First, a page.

Optimizing EMR Success

Optimizing EMR Success





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Optimizing EMR Success

In the recent past, Electronic Medical records (EMR) has proofed to be beneficial both to the patients and their attendance. The health records have become more efficient and reliable thus increasing its efficiency. The patents who come to be served at the health facility can view their records any time they want . This is important for them as they can keep check on their health records any time. It is by no doubt very important to implement it as resolved by the medical facility’s management (Gelijns & Dawkins, 1994).

The older physicians who need to adopt this method need to be taught how to use this relatively new technology and its importance as seen in (Girosi, & Meili, 2005). This is the only means that they will get to know about it. Though most of them are reluctant to adopting this relatively new technology, after undergoing some just in time learning, some of them will change their view of this EMR technology and adopt it.

Time will also enable them make their own judgments and adopt it. As they keep seeing others how they use and how efficient they are, they will fall for it and use them thus. This is very important since as they learn and interact how to use EMR, they will get to learn more. It can be clearly noted in (Butler, 2011).Time is a very important factor.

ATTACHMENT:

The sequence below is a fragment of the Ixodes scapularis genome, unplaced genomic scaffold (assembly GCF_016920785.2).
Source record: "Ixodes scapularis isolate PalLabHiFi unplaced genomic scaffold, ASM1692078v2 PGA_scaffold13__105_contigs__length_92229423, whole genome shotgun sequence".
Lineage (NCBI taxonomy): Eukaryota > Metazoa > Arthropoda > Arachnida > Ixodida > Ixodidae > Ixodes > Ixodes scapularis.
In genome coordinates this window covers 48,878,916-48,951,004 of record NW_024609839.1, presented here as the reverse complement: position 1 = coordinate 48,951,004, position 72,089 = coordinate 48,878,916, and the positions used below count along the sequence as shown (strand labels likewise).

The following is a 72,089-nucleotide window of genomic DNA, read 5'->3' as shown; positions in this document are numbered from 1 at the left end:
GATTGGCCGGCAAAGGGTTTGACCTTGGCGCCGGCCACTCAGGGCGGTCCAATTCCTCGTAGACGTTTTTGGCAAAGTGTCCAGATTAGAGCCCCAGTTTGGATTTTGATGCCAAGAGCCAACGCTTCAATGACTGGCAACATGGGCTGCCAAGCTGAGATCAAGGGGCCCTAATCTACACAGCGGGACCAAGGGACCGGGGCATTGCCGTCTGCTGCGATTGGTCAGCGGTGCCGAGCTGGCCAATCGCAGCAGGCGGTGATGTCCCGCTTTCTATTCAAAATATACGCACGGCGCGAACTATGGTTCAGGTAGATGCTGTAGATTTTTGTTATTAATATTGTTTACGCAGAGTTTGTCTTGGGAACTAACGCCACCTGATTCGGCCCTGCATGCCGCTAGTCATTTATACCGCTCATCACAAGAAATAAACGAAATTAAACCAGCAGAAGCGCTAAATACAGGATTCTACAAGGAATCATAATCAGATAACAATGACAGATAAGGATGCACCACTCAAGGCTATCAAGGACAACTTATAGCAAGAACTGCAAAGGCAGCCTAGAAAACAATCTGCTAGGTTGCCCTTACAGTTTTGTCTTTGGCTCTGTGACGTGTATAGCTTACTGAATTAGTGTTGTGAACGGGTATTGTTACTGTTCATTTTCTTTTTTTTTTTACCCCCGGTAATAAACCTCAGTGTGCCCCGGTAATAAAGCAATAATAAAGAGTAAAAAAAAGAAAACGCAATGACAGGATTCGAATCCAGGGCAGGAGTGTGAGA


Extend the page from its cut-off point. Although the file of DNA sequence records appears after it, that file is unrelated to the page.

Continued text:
Have those who are willing to use it use it. The people who are not willing will work with them and as time goes by, they know its importance and finally adopt it. This might not offer the best solution but at the end of it all, they will have used it and thus it’s success. Having the older and the younger work in the same work station will increase interaction thus final adoption by the older (Wolf, 2011).

Set a time frame by which the facility will fully adopt and all the physicians must have had the required knowledge. This can be done by engaging the top management to enforce it when the set time frame is met. Those reluctant will be forced to adopt it .It’s noted by (Gelijns & Dawkins, 1994) as a mandatory when there are no options in any organization.


Butler, A. (2011). Health care information technology the hardware and software focus: critical factors for EMR implementation (2nd ed.). S.l: Healthcare Information Technology Stimulus Center.

Gelijns, A., & Dawkins, H. V. (1994). Adopting new medical technology. Washington, D.C.: National Academy Press.

Girosi, F., & Meili, R. (2005). Extrapolating evidence of health information technology savings and costs. Santa Monica, CA: RAND Health.

Wolf, J. A. (2011). Organization development in healthcare conversations on research and strategies. Bingley: Emerald Group.

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